Wishing all a Happy Diwali and Prosperous New Year ahead!
Now that I’ve eliminated dairy from my diet and avoid white sugar, it’s made it challenging for me to buy Indian sweets and desserts from the usual stores and restaurants. So I decided to innovate in my own kitchen and get my sweet fix my way
Some times called gujias, ghughras, karanjis or somasis these delectables symbolize Diwali to me. While the different names represent different regional cuisines and have their unique fillings the coconut filling is a classic memory for me. This year is the first time I learned to deep fry thanks to my mom-in-love during her summer visit and I gathered my courage to attempt this on my own so that we could have a traditional Diwali sweet.
1/4 cup cream of organic wheat (farina, instead of rava
1/4 cup almond flour1/2 cup shredded coconut
1 Tblsp poppy seeds
1/4 cup + 1 Tblsp sucanat ( dehydrated sugar cane juice granules)
1/2 tsp ground cardamamom
1/8 tsp ground nutmeg
1 tsp coconut oil
Slow roast the cream of wheat with the coconut oil while stirring continuously.
As it begins to turn a light golden, add the almond flour and slow roast till the aroma releases.
Then add the shredded coconut and wait for its aroma to join.
Finally, the poppy seeds, and ground cardamom and nutmeg and roast the mixture.
Remove from the stove to cool and add in the sucanat and mix in the bowl.
The shell: I got the proportions of the recipe for this at Rak’s kitchen’s blog.
1 cup organic pastry flour (instead of maida/all-purpose flour though I need to try a brand with a finer grind next time)
1 tsp corn starch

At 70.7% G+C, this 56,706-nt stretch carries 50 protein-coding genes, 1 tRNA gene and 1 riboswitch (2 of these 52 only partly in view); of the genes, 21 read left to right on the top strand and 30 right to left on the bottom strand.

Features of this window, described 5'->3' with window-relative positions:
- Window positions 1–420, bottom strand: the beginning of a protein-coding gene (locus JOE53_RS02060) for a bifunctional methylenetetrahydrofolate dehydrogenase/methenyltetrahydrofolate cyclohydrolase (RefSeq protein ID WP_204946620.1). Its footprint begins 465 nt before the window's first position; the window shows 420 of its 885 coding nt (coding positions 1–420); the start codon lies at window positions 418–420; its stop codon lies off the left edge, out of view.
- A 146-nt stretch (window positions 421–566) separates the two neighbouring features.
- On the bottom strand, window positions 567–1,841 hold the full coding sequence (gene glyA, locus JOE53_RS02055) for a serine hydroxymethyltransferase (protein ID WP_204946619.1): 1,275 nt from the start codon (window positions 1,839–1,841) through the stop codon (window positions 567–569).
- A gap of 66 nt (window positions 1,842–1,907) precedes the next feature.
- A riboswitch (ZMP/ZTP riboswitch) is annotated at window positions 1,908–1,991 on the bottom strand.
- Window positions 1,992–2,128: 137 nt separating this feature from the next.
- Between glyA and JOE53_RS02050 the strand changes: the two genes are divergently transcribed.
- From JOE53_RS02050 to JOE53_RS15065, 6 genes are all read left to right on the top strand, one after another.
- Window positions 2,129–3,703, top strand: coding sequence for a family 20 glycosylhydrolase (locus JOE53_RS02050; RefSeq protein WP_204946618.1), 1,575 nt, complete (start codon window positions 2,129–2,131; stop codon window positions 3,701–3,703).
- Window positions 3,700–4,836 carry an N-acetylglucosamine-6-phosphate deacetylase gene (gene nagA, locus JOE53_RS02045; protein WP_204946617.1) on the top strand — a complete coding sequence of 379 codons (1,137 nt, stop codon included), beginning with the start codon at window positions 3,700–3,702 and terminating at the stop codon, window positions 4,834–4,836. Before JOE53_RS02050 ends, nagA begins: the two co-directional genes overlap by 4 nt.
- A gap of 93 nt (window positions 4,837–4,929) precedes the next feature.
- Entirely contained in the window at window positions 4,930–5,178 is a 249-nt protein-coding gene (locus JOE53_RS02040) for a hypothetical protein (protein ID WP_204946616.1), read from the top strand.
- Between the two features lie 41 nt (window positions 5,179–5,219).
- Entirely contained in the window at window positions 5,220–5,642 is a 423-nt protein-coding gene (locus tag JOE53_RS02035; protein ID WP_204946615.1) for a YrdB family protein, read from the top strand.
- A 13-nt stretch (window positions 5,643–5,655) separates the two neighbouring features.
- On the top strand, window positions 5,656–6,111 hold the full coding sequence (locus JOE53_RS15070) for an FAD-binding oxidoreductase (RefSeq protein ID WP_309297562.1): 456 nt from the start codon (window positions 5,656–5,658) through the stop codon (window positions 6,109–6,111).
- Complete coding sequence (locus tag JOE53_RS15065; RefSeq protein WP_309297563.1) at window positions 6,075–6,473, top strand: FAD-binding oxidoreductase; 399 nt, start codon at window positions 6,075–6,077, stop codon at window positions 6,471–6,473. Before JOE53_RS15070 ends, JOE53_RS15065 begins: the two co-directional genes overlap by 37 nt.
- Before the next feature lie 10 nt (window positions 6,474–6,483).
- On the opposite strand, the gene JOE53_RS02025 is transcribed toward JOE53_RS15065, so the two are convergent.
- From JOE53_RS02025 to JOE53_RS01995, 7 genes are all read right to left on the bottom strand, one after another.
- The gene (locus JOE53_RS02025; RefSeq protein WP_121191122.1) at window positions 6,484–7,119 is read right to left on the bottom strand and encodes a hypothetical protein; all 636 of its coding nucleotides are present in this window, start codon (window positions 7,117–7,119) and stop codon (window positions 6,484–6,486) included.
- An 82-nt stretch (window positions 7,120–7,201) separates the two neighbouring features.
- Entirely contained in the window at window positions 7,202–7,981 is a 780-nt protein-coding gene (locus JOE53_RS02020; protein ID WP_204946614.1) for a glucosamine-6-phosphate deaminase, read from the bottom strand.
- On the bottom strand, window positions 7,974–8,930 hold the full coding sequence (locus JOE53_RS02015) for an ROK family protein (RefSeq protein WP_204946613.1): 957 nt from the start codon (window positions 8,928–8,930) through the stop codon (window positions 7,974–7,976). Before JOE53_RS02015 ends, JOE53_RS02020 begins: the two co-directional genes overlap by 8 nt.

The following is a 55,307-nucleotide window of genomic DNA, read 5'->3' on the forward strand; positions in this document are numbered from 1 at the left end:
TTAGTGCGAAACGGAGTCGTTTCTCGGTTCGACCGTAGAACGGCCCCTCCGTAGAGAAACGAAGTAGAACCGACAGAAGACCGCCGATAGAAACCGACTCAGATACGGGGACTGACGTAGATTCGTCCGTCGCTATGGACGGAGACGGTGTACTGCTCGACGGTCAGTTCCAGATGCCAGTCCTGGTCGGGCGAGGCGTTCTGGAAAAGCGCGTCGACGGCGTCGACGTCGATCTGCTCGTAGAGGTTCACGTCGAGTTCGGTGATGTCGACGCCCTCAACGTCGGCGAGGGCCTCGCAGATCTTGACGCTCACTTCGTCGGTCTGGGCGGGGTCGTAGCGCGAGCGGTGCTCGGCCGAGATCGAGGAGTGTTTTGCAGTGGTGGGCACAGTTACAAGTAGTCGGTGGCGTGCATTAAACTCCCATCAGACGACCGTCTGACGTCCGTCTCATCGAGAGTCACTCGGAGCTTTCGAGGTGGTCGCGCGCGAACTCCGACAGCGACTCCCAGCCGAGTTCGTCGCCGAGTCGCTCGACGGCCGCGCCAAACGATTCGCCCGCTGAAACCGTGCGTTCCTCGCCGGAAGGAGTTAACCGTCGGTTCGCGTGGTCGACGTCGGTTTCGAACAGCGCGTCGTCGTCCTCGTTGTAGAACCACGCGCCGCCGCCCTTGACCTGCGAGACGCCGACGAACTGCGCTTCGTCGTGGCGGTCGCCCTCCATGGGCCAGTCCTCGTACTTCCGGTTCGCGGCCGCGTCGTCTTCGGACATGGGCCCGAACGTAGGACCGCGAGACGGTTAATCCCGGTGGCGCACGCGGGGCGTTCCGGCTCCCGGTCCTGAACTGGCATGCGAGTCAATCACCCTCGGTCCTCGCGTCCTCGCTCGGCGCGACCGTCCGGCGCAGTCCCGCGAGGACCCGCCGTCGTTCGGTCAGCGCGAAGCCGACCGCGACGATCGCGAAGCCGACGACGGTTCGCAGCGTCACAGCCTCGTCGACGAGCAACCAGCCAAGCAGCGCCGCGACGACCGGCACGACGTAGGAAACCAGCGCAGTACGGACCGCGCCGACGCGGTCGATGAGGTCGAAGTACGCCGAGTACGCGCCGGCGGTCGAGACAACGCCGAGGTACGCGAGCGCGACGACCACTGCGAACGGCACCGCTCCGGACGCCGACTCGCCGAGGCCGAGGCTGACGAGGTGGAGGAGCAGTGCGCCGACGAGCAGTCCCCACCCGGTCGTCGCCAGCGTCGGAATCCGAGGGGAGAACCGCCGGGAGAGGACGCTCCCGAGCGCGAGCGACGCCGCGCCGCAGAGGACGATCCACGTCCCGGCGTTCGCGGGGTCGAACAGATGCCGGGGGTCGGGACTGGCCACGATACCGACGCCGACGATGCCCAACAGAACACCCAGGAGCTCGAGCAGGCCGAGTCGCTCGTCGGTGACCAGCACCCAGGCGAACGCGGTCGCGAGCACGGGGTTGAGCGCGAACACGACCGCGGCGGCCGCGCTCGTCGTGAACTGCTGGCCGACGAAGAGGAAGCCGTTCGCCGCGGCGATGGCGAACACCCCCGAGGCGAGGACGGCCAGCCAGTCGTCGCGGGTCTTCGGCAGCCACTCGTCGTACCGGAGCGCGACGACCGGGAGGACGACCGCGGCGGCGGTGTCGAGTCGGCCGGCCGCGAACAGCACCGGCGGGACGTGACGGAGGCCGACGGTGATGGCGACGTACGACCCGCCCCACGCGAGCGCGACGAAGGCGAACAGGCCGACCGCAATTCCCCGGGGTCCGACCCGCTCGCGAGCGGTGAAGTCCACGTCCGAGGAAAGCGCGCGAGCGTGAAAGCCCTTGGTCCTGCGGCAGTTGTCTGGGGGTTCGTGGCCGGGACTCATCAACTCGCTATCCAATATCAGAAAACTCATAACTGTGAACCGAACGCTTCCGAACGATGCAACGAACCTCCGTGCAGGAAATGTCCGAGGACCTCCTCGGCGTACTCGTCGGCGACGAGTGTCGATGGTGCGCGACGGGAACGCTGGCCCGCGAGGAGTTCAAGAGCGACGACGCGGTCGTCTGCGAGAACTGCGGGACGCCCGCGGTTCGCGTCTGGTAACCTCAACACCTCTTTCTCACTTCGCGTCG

1 1/2 tsp extra virgin coconut oil
pinch of salt
pinch of sucanat (my addition)
water as needed
canola oil for frying
Make into a stiff dough and set aside.
Divide the dough into approx 16-20 small balls.
Roll out each circle into thin pooris. You may need to dust a little flour to prevent sticking.
I used a calzone shape form to get even sizes.
Lay out the poori in the form and then fill with 1 Tblsp of the filling and close.
If doing by hand you will need to either crimp the edges with a fork or do a roll and pleat.
Another alternative is to simply press down and roll a cutter to trim the excess dough.
Lay each of these aside in a wet towel and cover to keep moist while you finish assembly.
Heat up the canola oil for frying and test the heat with a tiny bit of dough.
I used a small pot to reduce the oil I needed for frying and fried the bits in batches of 3 each.
As these bites got devoured as soon as they were cool, I did not have time to soak in syrup or dust in powdered sugar
:D, which I guess is all for the best.
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